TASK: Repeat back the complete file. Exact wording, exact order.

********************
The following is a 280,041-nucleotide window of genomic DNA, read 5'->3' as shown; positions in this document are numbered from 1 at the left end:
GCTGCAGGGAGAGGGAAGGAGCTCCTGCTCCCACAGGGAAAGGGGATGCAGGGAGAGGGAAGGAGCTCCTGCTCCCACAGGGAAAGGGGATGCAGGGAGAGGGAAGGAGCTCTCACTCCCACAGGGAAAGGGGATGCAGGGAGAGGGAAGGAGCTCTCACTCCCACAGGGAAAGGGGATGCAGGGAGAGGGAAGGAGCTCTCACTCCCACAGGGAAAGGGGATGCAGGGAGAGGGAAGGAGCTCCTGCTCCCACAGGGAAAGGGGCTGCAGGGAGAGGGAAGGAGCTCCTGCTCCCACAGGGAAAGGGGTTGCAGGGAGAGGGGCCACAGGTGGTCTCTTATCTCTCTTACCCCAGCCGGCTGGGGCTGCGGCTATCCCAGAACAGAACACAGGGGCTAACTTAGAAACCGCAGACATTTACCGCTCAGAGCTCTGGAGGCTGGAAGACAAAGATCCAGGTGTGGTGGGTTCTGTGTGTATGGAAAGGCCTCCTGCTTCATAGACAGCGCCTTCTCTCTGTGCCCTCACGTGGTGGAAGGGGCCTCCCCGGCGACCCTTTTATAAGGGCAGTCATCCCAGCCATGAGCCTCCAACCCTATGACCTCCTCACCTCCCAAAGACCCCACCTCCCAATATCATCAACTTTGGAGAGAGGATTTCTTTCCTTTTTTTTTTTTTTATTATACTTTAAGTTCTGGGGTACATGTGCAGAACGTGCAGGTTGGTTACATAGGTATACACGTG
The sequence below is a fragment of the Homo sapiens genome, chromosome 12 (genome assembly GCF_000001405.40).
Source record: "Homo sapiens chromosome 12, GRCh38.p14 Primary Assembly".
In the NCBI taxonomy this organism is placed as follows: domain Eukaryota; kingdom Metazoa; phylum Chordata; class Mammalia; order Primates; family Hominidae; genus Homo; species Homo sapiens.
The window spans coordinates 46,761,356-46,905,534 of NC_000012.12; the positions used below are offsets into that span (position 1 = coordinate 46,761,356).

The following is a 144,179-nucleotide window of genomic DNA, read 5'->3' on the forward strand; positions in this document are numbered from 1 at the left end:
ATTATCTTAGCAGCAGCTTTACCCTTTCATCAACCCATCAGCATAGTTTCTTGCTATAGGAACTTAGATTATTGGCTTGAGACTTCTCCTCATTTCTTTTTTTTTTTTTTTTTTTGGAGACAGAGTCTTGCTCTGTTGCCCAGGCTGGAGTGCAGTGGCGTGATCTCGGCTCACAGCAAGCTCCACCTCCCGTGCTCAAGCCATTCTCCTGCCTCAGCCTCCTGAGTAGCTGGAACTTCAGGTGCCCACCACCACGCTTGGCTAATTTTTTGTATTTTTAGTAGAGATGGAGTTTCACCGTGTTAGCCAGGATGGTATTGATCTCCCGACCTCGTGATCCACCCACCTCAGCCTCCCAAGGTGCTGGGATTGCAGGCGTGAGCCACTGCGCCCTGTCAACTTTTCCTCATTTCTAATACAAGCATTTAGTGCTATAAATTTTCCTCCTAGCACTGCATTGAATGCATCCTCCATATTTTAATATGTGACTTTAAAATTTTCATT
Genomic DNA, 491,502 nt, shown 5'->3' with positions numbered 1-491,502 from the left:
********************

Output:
The following is a 280,041-nucleotide window of genomic DNA, read 5'->3' as shown; positions in this document are numbered from 1 at the left end:
GCTGCAGGGAGAGGGAAGGAGCTCCTGCTCCCACAGGGAAAGGGGATGCAGGGAGAGGGAAGGAGCTCCTGCTCCCACAGGGAAAGGGGATGCAGGGAGAGGGAAGGAGCTCTCACTCCCACAGGGAAAGGGGATGCAGGGAGAGGGAAGGAGCTCTCACTCCCACAGGGAAAGGGGATGCAGGGAGAGGGAAGGAGCTCTCACTCCCACAGGGAAAGGGGATGCAGGGAGAGGGAAGGAGCTCCTGCTCCCACAGGGAAAGGGGCTGCAGGGAGAGGGAAGGAGCTCCTGCTCCCACAGGGAAAGGGGTTGCAGGGAGAGGGGCCACAGGTGGTCTCTTATCTCTCTTACCCCAGCCGGCTGGGGCTGCGGCTATCCCAGAACAGAACACAGGGGCTAACTTAGAAACCGCAGACATTTACCGCTCAGAGCTCTGGAGGCTGGAAGACAAAGATCCAGGTGTGGTGGGTTCTGTGTGTATGGAAAGGCCTCCTGCTTCATAGACAGCGCCTTCTCTCTGTGCCCTCACGTGGTGGAAGGGGCCTCCCCGGCGACCCTTTTATAAGGGCAGTCATCCCAGCCATGAGCCTCCAACCCTATGACCTCCTCACCTCCCAAAGACCCCACCTCCCAATATCATCAACTTTGGAGAGAGGATTTCTTTCCTTTTTTTTTTTTTTATTATACTTTAAGTTCTGGGGTACATGTGCAGAACGTGCAGGTTGGTTACATAGGTATACACGTG
The sequence below is a fragment of the Homo sapiens genome, chromosome 12 (genome assembly GCF_000001405.40).
Source record: "Homo sapiens chromosome 12, GRCh38.p14 Primary Assembly".
In the NCBI taxonomy this organism is placed as follows: domain Eukaryota; kingdom Metazoa; phylum Chordata; class Mammalia; order Primates; family Hominidae; genus Homo; species Homo sapiens.
The window spans coordinates 46,761,356-46,905,534 of NC_000012.12; the positions used below are offsets into that span (position 1 = coordinate 46,761,356).

The following is a 144,179-nucleotide window of genomic DNA, read 5'->3' on the forward strand; positions in this document are numbered from 1 at the left end:
ATTATCTTAGCAGCAGCTTTACCCTTTCATCAACCCATCAGCATAGTTTCTTGCTATAGGAACTTAGATTATTGGCTTGAGACTTCTCCTCATTTCTTTTTTTTTTTTTTTTTTTGGAGACAGAGTCTTGCTCTGTTGCCCAGGCTGGAGTGCAGTGGCGTGATCTCGGCTCACAGCAAGCTCCACCTCCCGTGCTCAAGCCATTCTCCTGCCTCAGCCTCCTGAGTAGCTGGAACTTCAGGTGCCCACCACCACGCTTGGCTAATTTTTTGTATTTTTAGTAGAGATGGAGTTTCACCGTGTTAGCCAGGATGGTATTGATCTCCCGACCTCGTGATCCACCCACCTCAGCCTCCCAAGGTGCTGGGATTGCAGGCGTGAGCCACTGCGCCCTGTCAACTTTTCCTCATTTCTAATACAAGCATTTAGTGCTATAAATTTTCCTCCTAGCACTGCATTGAATGCATCCTCCATATTTTAATATGTGACTTTAAAATTTTCATT
Genomic DNA, 491,502 nt, shown 5'->3' with positions numbered 1-491,502 from the left: